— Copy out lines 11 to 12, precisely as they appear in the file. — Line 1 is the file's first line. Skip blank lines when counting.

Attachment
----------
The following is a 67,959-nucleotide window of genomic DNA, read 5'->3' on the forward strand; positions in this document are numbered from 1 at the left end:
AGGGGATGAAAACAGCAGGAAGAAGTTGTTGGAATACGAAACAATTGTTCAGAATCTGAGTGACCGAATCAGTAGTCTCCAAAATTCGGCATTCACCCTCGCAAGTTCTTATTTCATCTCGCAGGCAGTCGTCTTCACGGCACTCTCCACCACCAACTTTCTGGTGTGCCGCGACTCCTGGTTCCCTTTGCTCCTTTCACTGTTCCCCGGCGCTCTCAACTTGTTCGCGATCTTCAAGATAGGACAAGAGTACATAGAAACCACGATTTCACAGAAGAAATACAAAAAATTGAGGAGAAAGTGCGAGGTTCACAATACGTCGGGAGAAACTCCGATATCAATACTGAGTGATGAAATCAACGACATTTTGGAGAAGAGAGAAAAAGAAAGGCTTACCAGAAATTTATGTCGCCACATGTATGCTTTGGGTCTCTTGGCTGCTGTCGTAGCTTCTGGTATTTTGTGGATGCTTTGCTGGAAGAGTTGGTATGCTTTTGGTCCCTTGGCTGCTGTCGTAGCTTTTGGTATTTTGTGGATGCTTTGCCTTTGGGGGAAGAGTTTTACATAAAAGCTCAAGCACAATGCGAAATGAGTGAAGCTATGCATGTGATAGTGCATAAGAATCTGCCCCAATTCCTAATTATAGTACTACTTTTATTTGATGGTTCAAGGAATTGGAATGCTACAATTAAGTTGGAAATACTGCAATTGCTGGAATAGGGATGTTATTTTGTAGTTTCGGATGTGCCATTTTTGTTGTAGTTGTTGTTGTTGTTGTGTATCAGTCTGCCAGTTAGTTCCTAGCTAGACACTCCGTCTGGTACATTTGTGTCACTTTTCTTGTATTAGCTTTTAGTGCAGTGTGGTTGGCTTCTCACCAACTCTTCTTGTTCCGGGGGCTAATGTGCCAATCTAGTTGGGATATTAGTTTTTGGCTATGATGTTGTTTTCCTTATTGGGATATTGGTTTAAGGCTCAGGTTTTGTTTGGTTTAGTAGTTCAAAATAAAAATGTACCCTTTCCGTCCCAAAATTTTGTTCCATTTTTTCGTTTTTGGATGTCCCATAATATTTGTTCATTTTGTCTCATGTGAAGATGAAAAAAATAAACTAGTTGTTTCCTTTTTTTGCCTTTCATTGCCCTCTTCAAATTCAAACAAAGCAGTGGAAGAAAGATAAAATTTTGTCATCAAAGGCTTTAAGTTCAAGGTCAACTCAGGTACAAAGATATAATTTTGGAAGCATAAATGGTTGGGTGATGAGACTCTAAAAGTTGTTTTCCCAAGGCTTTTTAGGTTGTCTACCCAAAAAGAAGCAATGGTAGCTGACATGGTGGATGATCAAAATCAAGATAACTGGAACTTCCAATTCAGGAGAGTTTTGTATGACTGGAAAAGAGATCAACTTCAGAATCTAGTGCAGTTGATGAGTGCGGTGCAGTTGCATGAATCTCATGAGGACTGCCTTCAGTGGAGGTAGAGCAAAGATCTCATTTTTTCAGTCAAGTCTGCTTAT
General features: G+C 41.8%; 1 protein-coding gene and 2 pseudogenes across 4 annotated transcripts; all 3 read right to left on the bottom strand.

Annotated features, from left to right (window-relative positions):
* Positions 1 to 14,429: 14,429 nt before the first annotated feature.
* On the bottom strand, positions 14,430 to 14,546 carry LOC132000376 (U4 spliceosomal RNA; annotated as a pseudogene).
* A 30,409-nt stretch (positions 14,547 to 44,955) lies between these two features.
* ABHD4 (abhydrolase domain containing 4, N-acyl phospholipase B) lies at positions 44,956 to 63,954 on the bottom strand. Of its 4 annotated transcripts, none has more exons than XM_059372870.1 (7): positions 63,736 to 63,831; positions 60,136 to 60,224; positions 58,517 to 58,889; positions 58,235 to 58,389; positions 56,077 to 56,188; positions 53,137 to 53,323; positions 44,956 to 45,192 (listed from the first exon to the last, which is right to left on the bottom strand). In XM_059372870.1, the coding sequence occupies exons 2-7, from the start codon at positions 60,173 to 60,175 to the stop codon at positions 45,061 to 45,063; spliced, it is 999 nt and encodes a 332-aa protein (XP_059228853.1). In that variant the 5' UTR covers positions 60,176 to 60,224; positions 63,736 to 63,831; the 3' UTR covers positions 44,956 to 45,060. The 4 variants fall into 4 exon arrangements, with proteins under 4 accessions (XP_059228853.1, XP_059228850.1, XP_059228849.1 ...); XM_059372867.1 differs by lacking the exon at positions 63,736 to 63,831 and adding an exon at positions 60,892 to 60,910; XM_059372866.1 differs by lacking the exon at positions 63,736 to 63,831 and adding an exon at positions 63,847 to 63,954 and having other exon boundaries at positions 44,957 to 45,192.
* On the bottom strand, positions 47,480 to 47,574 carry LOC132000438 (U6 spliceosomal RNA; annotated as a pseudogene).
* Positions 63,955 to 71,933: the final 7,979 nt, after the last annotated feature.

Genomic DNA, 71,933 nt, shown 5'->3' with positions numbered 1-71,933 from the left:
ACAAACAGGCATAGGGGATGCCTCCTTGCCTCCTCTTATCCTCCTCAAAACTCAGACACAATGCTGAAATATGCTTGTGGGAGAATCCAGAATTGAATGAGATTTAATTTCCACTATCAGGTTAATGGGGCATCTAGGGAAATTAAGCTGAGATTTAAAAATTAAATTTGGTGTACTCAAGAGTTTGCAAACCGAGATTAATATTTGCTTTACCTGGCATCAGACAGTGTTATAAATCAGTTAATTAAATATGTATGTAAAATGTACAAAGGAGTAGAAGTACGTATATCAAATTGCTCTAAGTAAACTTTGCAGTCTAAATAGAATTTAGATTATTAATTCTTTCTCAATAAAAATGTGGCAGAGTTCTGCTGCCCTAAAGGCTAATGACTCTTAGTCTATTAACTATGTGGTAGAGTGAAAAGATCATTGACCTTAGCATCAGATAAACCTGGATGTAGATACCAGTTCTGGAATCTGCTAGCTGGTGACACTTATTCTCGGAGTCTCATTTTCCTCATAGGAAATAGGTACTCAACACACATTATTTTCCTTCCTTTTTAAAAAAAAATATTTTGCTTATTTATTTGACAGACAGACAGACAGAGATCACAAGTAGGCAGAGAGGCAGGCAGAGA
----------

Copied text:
Genomic DNA, 71,933 nt, shown 5'->3' with positions numbered 1-71,933 from the left:
ACAAACAGGCATAGGGGATGCCTCCTTGCCTCCTCTTATCCTCCTCAAAACTCAGACACAATGCTGAAATATGCTTGTGGGAGAATCCAGAATTGAATGAGATTTAATTTCCACTATCAGGTTAATGGGGCATCTAGGGAAATTAAGCTGAGATTTAAAAATTAAATTTGGTGTACTCAAGAGTTTGCAAACCGAGATTAATATTTGCTTTACCTGGCATCAGACAGTGTTATAAATCAGTTAATTAAATATGTATGTAAAATGTACAAAGGAGTAGAAGTACGTATATCAAATTGCTCTAAGTAAACTTTGCAGTCTAAATAGAATTTAGATTATTAATTCTTTCTCAATAAAAATGTGGCAGAGTTCTGCTGCCCTAAAGGCTAATGACTCTTAGTCTATTAACTATGTGGTAGAGTGAAAAGATCATTGACCTTAGCATCAGATAAACCTGGATGTAGATACCAGTTCTGGAATCTGCTAGCTGGTGACACTTATTCTCGGAGTCTCATTTTCCTCATAGGAAATAGGTACTCAACACACATTATTTTCCTTCCTTTTTAAAAAAAAATATTTTGCTTATTTATTTGACAGACAGACAGACAGAGATCACAAGTAGGCAGAGAGGCAGGCAGAGA